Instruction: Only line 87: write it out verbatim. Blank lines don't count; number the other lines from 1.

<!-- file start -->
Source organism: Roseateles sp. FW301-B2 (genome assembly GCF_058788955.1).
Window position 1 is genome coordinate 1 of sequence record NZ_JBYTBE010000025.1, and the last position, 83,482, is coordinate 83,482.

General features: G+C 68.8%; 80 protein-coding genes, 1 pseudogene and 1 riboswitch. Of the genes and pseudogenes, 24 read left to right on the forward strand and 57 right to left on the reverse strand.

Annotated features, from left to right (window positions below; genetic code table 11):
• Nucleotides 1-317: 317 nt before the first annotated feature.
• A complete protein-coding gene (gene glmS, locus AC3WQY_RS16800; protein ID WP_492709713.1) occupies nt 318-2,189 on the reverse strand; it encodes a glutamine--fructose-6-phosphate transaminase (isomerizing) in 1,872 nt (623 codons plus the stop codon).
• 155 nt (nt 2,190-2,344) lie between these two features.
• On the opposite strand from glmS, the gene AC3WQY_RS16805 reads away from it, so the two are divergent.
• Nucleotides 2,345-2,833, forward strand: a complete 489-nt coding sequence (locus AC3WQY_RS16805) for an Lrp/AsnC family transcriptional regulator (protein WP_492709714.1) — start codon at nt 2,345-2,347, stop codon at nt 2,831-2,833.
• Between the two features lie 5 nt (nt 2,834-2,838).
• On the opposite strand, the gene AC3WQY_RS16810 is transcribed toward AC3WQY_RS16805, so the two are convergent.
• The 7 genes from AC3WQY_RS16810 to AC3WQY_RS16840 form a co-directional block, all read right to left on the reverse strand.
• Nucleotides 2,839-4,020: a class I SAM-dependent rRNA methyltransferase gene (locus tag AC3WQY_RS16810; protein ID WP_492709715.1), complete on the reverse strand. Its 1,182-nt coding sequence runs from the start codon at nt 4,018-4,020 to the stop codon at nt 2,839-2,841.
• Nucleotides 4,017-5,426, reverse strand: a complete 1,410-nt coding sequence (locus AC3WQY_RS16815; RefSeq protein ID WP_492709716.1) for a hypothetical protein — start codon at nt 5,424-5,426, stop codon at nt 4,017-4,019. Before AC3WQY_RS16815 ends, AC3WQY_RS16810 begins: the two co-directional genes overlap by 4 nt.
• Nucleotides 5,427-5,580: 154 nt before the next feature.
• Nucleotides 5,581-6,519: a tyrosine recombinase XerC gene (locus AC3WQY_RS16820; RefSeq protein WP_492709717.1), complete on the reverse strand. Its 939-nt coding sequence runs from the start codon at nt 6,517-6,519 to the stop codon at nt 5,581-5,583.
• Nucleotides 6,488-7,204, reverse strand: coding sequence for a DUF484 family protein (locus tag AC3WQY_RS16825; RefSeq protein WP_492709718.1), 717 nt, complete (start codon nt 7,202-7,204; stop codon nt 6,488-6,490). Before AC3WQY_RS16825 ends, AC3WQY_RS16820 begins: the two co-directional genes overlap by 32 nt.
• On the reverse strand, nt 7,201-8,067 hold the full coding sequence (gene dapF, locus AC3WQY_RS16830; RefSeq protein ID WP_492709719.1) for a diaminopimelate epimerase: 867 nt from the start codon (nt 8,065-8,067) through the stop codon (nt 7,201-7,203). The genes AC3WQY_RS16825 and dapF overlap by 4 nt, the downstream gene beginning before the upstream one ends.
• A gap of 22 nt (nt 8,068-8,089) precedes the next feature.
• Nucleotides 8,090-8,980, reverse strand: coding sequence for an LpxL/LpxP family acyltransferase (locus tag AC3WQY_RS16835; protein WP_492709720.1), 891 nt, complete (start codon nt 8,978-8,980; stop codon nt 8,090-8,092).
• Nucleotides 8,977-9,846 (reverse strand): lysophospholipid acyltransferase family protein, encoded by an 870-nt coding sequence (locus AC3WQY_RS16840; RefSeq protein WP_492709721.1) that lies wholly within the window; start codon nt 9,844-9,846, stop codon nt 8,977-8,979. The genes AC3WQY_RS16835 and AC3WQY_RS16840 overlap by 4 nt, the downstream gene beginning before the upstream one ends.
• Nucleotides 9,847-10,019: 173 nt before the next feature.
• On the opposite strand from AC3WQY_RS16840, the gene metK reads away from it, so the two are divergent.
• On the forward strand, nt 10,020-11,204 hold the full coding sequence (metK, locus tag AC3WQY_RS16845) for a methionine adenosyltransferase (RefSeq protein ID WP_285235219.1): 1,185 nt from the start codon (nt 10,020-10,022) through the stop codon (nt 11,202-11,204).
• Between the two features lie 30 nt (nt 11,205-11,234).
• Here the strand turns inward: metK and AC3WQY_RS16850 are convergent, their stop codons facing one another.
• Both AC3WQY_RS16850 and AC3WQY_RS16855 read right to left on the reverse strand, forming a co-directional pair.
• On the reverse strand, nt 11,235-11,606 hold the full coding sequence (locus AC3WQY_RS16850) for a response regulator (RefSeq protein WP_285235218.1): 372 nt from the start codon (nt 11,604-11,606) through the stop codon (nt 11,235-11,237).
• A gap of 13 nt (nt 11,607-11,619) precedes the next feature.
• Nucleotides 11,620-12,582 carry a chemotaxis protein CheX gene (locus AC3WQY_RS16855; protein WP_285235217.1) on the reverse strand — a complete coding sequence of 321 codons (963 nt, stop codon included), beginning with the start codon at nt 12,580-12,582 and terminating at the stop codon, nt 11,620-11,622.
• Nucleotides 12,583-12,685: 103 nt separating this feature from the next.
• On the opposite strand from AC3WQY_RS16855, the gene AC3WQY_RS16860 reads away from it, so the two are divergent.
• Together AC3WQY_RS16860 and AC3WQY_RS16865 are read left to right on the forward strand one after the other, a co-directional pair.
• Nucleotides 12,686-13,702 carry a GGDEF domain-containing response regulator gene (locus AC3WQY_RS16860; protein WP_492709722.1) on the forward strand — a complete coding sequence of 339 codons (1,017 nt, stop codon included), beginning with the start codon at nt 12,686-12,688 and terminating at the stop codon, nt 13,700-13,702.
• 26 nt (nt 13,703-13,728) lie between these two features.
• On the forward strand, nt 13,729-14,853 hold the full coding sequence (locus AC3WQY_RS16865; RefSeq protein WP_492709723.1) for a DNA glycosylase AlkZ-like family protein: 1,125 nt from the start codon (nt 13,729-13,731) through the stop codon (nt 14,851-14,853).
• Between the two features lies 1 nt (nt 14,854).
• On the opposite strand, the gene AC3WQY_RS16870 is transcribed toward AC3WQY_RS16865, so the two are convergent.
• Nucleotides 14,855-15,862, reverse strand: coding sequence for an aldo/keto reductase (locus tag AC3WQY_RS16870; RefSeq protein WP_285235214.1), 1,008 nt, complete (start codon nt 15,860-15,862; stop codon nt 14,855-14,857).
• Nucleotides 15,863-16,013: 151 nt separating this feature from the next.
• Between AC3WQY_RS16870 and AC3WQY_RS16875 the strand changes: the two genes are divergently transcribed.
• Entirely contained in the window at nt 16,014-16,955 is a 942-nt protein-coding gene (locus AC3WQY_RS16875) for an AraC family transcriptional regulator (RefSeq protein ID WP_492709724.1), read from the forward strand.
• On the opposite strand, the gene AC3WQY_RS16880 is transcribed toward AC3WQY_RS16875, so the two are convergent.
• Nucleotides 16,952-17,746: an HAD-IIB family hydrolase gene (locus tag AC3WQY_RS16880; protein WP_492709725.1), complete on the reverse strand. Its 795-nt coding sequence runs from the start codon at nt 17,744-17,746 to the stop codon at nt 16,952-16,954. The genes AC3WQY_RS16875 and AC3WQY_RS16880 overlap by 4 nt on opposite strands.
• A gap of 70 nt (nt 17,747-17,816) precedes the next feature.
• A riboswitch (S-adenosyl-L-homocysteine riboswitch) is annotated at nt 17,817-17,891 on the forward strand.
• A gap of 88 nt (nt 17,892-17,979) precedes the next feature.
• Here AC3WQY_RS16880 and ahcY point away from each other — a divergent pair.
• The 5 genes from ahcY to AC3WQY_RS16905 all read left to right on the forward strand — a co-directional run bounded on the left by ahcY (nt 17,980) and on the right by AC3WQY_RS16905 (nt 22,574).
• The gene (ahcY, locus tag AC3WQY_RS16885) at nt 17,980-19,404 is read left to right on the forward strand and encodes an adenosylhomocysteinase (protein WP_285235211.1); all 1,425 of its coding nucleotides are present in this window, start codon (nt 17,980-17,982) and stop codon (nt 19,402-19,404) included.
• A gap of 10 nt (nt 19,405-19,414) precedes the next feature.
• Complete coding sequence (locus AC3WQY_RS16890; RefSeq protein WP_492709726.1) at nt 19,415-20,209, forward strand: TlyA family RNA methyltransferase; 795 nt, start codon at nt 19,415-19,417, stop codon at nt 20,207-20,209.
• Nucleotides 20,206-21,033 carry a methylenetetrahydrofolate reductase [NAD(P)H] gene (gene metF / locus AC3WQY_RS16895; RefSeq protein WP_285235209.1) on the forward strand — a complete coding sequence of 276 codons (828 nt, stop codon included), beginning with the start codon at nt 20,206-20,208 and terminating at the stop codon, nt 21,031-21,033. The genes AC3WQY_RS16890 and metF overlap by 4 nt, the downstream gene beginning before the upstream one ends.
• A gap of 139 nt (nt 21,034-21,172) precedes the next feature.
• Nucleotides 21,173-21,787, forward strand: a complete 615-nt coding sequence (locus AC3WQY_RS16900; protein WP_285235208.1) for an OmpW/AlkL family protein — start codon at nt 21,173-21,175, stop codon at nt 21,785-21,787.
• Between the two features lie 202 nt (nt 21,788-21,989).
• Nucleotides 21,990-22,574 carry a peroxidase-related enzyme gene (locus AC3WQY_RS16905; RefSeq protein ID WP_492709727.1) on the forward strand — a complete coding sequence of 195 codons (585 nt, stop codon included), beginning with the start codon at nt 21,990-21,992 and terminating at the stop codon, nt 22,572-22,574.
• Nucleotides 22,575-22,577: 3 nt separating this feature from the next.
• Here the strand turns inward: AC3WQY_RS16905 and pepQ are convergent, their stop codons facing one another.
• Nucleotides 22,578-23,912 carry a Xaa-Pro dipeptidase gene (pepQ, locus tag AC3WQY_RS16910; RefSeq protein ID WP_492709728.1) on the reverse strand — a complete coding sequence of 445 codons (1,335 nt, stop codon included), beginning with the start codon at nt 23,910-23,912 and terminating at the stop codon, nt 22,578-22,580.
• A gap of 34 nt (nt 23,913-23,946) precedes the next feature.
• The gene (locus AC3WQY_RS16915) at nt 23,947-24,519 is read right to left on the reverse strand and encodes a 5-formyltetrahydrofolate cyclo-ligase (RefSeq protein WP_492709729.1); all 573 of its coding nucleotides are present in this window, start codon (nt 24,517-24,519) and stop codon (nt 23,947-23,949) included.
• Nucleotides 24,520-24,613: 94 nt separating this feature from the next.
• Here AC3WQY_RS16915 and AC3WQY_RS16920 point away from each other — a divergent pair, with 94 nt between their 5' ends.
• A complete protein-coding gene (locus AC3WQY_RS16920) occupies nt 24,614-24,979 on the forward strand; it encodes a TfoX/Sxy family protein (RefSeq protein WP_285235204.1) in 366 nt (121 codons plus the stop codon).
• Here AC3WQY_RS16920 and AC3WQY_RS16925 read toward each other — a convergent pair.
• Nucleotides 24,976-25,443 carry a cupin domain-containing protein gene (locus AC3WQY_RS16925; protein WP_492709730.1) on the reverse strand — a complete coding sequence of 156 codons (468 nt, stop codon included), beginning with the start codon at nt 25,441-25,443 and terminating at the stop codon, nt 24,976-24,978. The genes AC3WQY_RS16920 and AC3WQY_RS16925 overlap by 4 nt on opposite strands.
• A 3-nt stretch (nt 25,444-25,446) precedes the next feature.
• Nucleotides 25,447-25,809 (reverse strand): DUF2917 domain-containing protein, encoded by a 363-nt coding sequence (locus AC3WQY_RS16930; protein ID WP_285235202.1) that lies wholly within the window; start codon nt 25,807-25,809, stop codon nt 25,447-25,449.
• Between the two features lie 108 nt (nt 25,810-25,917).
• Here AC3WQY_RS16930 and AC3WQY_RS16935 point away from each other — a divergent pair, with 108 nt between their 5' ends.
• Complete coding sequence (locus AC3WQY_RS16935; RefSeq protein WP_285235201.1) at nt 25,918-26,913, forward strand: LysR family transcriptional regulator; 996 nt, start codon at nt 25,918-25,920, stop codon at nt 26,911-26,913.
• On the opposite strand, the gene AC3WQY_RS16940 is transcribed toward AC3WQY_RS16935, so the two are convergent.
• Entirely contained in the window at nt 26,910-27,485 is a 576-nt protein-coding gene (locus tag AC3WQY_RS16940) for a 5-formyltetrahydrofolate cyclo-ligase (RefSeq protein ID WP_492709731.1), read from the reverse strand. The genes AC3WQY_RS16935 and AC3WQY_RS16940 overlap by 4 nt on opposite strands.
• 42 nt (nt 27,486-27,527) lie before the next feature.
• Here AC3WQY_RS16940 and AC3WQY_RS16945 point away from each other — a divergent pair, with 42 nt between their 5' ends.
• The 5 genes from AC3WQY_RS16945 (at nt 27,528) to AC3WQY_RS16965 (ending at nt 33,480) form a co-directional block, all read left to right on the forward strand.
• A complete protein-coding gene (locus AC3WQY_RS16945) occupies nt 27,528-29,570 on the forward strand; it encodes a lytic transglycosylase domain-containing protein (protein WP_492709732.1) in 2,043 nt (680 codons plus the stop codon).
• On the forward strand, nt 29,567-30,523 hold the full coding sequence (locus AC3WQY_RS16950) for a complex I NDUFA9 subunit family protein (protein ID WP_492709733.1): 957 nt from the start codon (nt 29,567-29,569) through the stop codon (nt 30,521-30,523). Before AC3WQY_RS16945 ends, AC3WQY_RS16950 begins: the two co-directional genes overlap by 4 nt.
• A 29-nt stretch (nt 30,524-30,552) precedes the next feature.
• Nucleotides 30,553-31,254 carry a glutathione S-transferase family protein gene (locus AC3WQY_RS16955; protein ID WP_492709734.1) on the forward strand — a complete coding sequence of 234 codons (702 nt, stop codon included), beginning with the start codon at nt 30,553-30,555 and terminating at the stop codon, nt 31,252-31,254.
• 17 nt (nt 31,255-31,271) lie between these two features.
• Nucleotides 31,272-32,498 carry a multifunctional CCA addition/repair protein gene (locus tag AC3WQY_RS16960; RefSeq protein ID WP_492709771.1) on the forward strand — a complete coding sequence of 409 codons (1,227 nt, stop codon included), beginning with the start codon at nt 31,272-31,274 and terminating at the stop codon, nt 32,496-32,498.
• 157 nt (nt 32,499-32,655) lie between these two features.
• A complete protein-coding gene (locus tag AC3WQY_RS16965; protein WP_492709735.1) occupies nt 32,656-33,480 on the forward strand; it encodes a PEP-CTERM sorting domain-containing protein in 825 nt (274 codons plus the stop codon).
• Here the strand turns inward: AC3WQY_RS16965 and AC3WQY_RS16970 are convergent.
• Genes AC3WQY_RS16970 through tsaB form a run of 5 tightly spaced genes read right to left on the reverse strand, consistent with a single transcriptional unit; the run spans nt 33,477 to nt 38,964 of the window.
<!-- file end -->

• Genes AC3WQY_RS16970 through tsaB form a run of 5 tightly spaced genes read right to left on the reverse strand, consistent with a single transcriptional unit; the run spans nt 33,477 to nt 38,964 of the window.